Rhythm of prime numbers

I had been reading about music theory on Wikipedia and was fascinated with the amount of mathematics involved in it. After going into the rabbit hole of the circle of fifths, the duodecimal number system, and this crazy clock face, I finally decided to go to bed. Having read so much (and understood so little), I started to wonder where prime numbers fit in.

As I understand rhythm better than harmony and melody, I decided to map the first few prime numbers to a beat. Since most prime numbers below fifty are either one more, or one less than a multiple of six, I knew it’ll lead to interesting results.

Rock

The rock beat has a hi-hat on every eighth note, and I am counting every eighth note for mapping the prime numbers. There is a snare and the bass drum on 1 and 3, and 2 and 4 respectively to make a basic rock beat, a clap for every prime number, and a cow bell for multiples of six.


The accentuation is on the 6th eighth note of the first bar, the 4th eighth note of the second bar and so on, because of prime numbers lying adjacent to multiples of six. I feel this gives the beat some swing.

Jazz

Because of Jazz’s triplet beat structure, it lends itself better to multiples of six. I counted every triplet to map the prime numbers. Its the most basic jazz beat with the low tom playing for prime numbers.


Both beats sound alright and not as random as prime numbers are, mostly because we stuck to those below fifty. If you want to count along with the beat, here are slowed down versions of both:



The band Tool is known to have used the Fibonacci sequence in Lateralus, I wonder if they or someone else used prime numbers too.

To dwell

There are but two choices —
To follow the heart,
Clockwork you never understood.
Or to follow the world,
Why dream, even if you could?

No bread playing Soul out on the streets,
No soul spending days balancing sheets.
Earn the bread first, the heart can wait,
Play Soul today, the bread will come late.

Follow the heart and the world cries,
Follow the world and the heart dies.
The heart is dead,
The world moved ahead.

But the decision is simple —
Where do you often dwell?
The world or the heart.
Where do you go for solace?
Your wallet or your art?

Make Firefox fast again

Recently, I have been trying to untangle myself from closed software, and move to open source and free (as in speech) alternatives. The first switch I made was from Chrome to Firefox. I was always a Firefox fan, but after college, when the only computer I had was a borrowed 8 year old MacBook Pro, I had no choice but to switch to Chrome for it’s speed.

Even though I have a fast computer now, I was a bit skeptical about Firefox’s performance. I use it often for testing and the speed did not compare favorably with Chrome. Upon a friend’s suggestion I installed the Developer Edition and was pleasantly surprised to see the improvement that Electrolysis brought! After a few days of using it, I decided to do some more research and stumbled upon a config that lets each tab run it’s own process. I set the process count limit to 128 and since then it has been smooth sailing.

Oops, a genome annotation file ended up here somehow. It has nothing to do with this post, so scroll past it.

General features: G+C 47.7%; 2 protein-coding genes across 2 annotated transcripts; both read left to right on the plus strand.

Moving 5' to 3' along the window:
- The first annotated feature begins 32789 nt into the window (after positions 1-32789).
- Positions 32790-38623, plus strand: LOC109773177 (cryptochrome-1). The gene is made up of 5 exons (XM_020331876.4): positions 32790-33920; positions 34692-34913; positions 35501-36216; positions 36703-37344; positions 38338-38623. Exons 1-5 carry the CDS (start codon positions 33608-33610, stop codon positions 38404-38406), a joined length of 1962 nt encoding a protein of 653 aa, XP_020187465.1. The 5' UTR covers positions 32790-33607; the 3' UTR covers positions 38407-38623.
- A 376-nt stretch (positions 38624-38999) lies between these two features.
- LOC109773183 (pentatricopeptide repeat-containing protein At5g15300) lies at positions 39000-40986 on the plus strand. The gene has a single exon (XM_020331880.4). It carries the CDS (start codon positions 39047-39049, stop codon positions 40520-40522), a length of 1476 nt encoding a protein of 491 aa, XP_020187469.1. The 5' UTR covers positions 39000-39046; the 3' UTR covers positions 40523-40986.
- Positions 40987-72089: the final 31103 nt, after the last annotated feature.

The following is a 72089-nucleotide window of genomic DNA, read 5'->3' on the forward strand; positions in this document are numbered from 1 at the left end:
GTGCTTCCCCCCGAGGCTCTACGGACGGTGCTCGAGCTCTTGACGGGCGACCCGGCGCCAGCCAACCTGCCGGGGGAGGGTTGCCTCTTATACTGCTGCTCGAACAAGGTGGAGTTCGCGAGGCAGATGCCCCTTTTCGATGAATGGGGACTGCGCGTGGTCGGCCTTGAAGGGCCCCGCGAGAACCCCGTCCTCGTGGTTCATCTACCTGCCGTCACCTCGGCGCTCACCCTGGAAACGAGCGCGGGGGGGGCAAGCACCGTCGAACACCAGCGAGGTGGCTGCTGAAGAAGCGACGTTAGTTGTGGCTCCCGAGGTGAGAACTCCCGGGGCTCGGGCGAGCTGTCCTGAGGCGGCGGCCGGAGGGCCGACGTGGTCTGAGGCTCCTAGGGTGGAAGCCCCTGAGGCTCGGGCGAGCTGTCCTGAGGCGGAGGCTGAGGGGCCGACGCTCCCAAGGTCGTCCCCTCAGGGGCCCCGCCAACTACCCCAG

These features exist in the normal versions of Firefox too, but are hidden behind config flags. To set them, go to about:config and set the following:


browser.tabs.remote.autostart true
dom.ipc.processCount 128

Restart, and see multiple browser processes (Activity Manager on Mac OS). Enjoy your new 128 Foxpower browser, yes foxes are better than horses.

Update: Based on when you’re reading this, you might need the Developer Edition or the Beta version of Firefox for this to work.

Contentless RSS feeds

I’ve been using Feedly regularly now and am loving it. Being able to stay up to date with the websites I like without having to follow them on Twitter or Facebook has made me more of a follower than I was.

There are however certain feeds that make it hard for anyone to like them. The Dilbert Daily Strip for example, apart from its weekend comic, the feed only has the following content:

Dilbert readers – Please visit Dilbert.com to read this feature. Due to changes with our feeds, we are now making this RSS feed a link to Dilbert.com.

This is what shows up in my reader everyday. Thankfully, Feedly has an option to open the linked web page directly, which is what I have now done for this feed.

Why do publishers do this? To get more ad impressions? Are ads not allowed on feeds? I’d really love to know the reasons behind this strategy.